That’s when Riley shot Kyle in the back, the officials said.
“It’s ridiculous,” said Latonya Kyle, 24, Calvin Kyle’s sister. “I do understand that he was wrong and you got to take some responsibility for what you’re doing, but no one deserves to be shot in the back by anyone.”
District Heights Deputy Police Chief Wendell Brantley said Riley had been placed on paid administrative leave while Prince George’s County homicide detectives investigate the incident — which is standard practice for police shootings involving officers from smaller municipal agencies. The District Heights Police Department, which serves a city about one square mile in size, has 12 officers and a handful of other employees, according to the department Web site.
Efforts to reach Riley were unsuccessful. A lawyer who represents him in an unrelated case said he could not comment on the incident. Several municipal police union officials did not return messages.
Brantley would not comment on the precise sequence of events that led to the shooting, which happened about 5:20 p.m. Julie Parker, a Prince George’s County police spokeswoman, confirmed that Kyle was handcuffed when he was shot. She said investigators were working with the Prince George’s State’s Attorney’s Office to determine whether criminal charges might be warranted against Riley.
Kyle’s family members said that they had been unable to speak with Kyle because he was in police custody at the hospital, but that doctors, nurses and police officers told them that he had suffered a serious spinal wound. Family members said that they had been told that Kyle was in and out of consciousness and had no feeling in his legs. It was unclear, they said, if he would walk again, though it appeared he would survive.
“It’s up to the good Lord to go on and fix that situation,” said Barbara Lightfoot, 72, Kyle’s great-grandmother.
Kyle, who also seems to use the name Kalvin Kyle, is the father of two young children and enjoys playing basketball in his free time, family members said. But family members acknowledged that he has had frequent run-ins with the law.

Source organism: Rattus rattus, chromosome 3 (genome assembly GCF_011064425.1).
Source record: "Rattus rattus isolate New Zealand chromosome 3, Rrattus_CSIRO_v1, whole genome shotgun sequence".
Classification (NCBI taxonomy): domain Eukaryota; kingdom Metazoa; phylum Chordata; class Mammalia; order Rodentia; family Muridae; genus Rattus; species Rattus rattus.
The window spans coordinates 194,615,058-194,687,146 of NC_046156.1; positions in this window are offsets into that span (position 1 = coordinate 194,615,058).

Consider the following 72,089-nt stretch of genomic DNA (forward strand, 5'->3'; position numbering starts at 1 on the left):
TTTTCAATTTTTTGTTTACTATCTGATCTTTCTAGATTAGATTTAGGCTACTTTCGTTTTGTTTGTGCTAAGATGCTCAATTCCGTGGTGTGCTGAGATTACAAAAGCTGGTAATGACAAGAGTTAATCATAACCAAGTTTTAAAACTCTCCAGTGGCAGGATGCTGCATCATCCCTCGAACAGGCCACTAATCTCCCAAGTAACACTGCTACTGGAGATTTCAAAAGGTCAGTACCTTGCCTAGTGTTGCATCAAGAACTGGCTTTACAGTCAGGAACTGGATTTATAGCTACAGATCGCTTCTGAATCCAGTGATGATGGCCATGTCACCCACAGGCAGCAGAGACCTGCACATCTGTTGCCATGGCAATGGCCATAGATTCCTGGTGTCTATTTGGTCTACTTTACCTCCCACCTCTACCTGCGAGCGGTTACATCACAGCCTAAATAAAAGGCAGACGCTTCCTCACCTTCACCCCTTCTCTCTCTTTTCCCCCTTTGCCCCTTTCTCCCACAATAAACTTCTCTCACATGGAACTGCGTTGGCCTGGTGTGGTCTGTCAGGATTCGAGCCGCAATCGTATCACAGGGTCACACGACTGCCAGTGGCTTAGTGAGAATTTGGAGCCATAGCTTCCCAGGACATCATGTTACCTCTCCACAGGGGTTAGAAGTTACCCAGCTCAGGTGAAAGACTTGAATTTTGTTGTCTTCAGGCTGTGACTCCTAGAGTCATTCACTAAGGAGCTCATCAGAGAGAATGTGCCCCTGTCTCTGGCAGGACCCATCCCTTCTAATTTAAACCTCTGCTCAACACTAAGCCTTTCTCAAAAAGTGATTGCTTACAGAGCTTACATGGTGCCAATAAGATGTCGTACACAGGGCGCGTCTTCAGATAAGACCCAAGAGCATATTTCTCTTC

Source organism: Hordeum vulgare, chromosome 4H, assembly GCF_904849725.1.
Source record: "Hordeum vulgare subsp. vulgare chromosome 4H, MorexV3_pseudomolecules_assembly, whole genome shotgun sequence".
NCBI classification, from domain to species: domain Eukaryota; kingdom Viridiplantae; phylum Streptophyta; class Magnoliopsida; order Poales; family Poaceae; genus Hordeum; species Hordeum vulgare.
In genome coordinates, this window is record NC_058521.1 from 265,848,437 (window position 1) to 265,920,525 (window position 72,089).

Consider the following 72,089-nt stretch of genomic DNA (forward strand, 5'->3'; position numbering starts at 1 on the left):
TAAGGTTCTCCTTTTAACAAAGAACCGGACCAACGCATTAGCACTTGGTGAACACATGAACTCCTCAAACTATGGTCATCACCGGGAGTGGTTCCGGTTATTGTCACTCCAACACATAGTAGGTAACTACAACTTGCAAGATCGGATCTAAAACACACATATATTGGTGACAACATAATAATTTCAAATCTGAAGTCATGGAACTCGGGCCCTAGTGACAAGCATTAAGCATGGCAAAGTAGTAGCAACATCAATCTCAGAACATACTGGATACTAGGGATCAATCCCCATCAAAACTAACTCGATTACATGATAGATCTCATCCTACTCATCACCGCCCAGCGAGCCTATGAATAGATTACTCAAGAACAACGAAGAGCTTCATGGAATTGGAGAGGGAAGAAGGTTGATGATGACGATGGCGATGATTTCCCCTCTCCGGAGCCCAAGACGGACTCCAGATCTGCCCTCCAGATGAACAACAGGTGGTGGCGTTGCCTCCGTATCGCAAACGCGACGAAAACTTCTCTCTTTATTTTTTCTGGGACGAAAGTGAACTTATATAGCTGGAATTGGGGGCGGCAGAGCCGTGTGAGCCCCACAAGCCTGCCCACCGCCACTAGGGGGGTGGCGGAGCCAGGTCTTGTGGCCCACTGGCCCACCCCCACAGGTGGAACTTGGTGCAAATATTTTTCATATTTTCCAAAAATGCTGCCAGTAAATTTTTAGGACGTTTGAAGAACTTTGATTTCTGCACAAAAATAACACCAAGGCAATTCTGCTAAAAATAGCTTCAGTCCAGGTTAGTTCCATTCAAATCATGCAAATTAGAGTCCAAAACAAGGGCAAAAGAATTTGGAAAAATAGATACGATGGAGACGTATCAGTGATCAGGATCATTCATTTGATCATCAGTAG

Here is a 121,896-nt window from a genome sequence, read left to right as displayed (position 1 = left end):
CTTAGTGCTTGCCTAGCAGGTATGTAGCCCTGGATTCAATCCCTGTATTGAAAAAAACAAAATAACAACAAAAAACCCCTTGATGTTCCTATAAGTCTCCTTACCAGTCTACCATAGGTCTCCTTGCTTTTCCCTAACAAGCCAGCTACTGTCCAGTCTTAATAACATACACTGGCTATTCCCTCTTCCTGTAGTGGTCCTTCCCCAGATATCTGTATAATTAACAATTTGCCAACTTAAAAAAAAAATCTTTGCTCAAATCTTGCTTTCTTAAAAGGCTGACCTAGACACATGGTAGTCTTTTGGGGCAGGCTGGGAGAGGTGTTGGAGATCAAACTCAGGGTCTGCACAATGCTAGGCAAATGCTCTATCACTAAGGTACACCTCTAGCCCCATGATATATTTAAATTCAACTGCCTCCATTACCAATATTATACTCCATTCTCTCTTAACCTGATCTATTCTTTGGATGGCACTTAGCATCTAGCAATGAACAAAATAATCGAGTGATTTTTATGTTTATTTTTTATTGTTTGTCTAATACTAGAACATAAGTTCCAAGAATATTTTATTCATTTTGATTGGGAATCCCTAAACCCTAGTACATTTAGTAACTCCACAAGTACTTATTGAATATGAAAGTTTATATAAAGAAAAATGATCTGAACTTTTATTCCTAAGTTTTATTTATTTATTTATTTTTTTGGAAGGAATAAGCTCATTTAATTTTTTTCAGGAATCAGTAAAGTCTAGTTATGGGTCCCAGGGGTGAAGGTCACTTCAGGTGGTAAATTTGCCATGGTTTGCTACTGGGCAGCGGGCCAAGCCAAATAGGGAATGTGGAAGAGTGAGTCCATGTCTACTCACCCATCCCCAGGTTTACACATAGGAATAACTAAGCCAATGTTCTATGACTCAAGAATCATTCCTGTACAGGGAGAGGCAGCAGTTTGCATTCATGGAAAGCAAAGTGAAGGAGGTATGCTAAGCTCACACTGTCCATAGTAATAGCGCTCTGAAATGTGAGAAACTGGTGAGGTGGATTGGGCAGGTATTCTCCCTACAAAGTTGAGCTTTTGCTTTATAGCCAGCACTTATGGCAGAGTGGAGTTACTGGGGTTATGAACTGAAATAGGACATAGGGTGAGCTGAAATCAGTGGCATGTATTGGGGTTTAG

Kyle was shot by an off-duty police officer several years ago after he apparently tried to carjack the officer’s vehicle near Seat Pleasant, according to news reports at the time and family members. More recently, he moved out of his mother’s home to avoid an open warrant on theft and malicious destruction of property charges, according to family members and court records. His children lived elsewhere, family members said.
Court records also show that Kyle has been convicted of robbery with a deadly weapon, theft and fleeing and eluding. In a 2009 incident, Kyle fled from police in a stolen car in Prince George’s County, running into two other vehicles before crashing into a creek bed, the records show.
Latonya Kyle said that although her brother has spent time in jail, he “never like hurt anyone, threatened anyone, or has been a threat to anyone.”
“He’s not like that. He just has a problem with stealing cars,” Latonya Kyle said. “They never like helped him. He’d just go to jail for it and nothing happens.”
Court records show that Riley, who has been on the police force for eight years, was sued in 2010 by a North Carolina woman who accused him of assaulting and pepper-spraying her while she was visiting relatives in District Heights.
Kimberly Eatmon, a 44-year-old substance abuse counselor, said that when Riley pulled her over in May 2010, he initially refused to say why he did so, instead demanding her driver’s license. She said that Riley eventually accused her of losing control of her vehicle and not wearing a seat belt, and when she disputed the accusations and refused to sign the tickets, he pepper-sprayed her and pulled her violently from her car.
“He’s like a ticking time bomb,” Eatmon said.
Daniel Karp, the lawyer representing Riley and the city of District Heights in that case, said that Riley maintains he was acting as any police officer would. He said that Riley had pulled over Eatmon because she “almost ran him off the road” and pepper-sprayed her because she “grabbed the steering wheel and fought him.” The tickets and the criminal charges against Eatmon were later dropped, and the civil case is scheduled to go to trial in November, court records show.
Karp said he could not comment on Thursday’s shooting. Brantley, the District Heights deputy police chief, said he could not comment on previous incidents Riley was involved in because it would violate personnel rules.
Kyle’s family members said they hope that Riley will be kicked off the force and face criminal charges. They said they cannot understand why Riley did not simply tackle Kyle — who walked with a limp from the previous police shooting — or shoot him with a Taser.
“God have mercy on they souls, because it’s sad,” Lightfoot said. “I could see this officer protecting himself if my grandson was threatening him in any kind of way, but that was not the case.”
Staff researcher Magda Jean-Louis contributed to this report.